Ignoring density in waveform inversion  

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Given a solution
to equation (2), is it possible
to recover
? The Born approximation, named after physicist Max
Born, was first developed for scattering theory in quantum mechanics. Applied
to seismology, the firstorder approximation provides a linear, and thus
invertible, relationship between a small change in the slowness model and a
resulting small change in the wavefield. We split the model into a background
slowness
and a small slowness perturbation
, where

(3) 
The wavefield depends on slowness squared, so here we bring in the first
approximation, which is not yet the Born approximation:

(4) 
To achieve an approximate relation linear with , we first
substitute (4) into the wave equation:

(5) 
This approximation is then divided into halves, with only one side depending on
:

(6) 
Much as the slowness field was split into two parts, the wavefield now is
divided into a background wavefield and a scattered wavefield
such that

(7) 
where, by definition, is the solution for the background wavefield, or

(8) 
Substituting the divided wavefield (7) into the approximate
wave equation (6), and using the fact that the background
wavefield is an exact solution for the background velocity, we can write

(9) 
At this point, we have an implicit relation between a small change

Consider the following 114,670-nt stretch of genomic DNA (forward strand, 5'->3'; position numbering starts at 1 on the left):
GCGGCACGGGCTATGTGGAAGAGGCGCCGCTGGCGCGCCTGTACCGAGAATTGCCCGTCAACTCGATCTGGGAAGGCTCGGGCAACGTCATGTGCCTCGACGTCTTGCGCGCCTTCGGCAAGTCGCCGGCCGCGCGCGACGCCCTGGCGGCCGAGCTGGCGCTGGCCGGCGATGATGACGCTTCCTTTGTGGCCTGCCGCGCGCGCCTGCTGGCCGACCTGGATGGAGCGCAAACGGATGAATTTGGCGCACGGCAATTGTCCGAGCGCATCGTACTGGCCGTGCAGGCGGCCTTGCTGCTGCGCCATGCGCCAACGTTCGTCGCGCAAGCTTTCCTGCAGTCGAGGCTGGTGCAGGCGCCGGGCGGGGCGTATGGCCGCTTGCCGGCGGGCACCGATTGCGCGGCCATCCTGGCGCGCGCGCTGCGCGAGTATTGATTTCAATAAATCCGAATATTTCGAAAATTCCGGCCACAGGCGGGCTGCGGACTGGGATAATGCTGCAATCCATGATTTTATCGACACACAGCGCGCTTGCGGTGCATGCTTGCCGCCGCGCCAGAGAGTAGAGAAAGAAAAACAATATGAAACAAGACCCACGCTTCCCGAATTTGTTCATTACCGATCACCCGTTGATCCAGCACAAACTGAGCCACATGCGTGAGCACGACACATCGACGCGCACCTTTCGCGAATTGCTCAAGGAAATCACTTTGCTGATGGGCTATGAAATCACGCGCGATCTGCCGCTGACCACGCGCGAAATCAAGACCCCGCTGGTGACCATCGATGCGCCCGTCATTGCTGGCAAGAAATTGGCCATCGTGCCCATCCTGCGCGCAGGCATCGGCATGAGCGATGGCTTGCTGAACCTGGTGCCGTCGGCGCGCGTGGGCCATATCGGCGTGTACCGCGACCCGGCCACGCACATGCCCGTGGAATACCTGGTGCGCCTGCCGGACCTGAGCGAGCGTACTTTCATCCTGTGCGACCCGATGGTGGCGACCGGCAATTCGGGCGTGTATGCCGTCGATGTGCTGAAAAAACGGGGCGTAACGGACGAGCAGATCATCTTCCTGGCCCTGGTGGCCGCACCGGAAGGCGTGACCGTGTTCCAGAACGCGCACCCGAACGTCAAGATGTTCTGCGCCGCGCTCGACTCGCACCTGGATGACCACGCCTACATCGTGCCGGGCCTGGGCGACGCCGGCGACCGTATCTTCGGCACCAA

in the model and the resulting scattered wavefield .
Ideally, we would like to have an explicit expression for as a
function of the background and scattered wavefields. Such an expression cannot
be written directly; instead, we can find an expression for as a
function of . This expression is an integral over potential
scatterers convolved with the Green's function
,
the response at point and frequency for a point source at
point . The subscript indicates that the Green's function is defined
for the background wavefield. We build up the integral expression by starting
with the formal definition of the Green's function, which is the solution of
the wave equation with a deltafunction source:

(10) 
Both sides of this definition are multiplied by
and integrated with respect to
:

(11) 
The Laplacian operator is taken with respect to , not , so
the left side of the expression can be simplified by moving the integral inside
the operator; on the right side, the delta function sifts the original function
out of the integral, leaving

(12) 
Comparing with (9), we can see that the integral represents a
solution for , allowing us to write

(13) 
Unfortunately, the scattered wavefield is still a function of the entireand
unknownwavefield . The firstorder Born approximation asserts that
when the scattered wavefield is small compared to the background wavefield, the
interaction between scattering points can be ignored. This is equivalent to
replacing with on the righthand side, leaving

(14) 
This approximation now provides a linear relationship between a small change in
the model and the resulting small wavefield perturbation.



 Ignoring density in waveform inversion  

Next: Application to seismic inversion
Up: Review of waveform inversion
Previous: Review of waveform inversion
20070918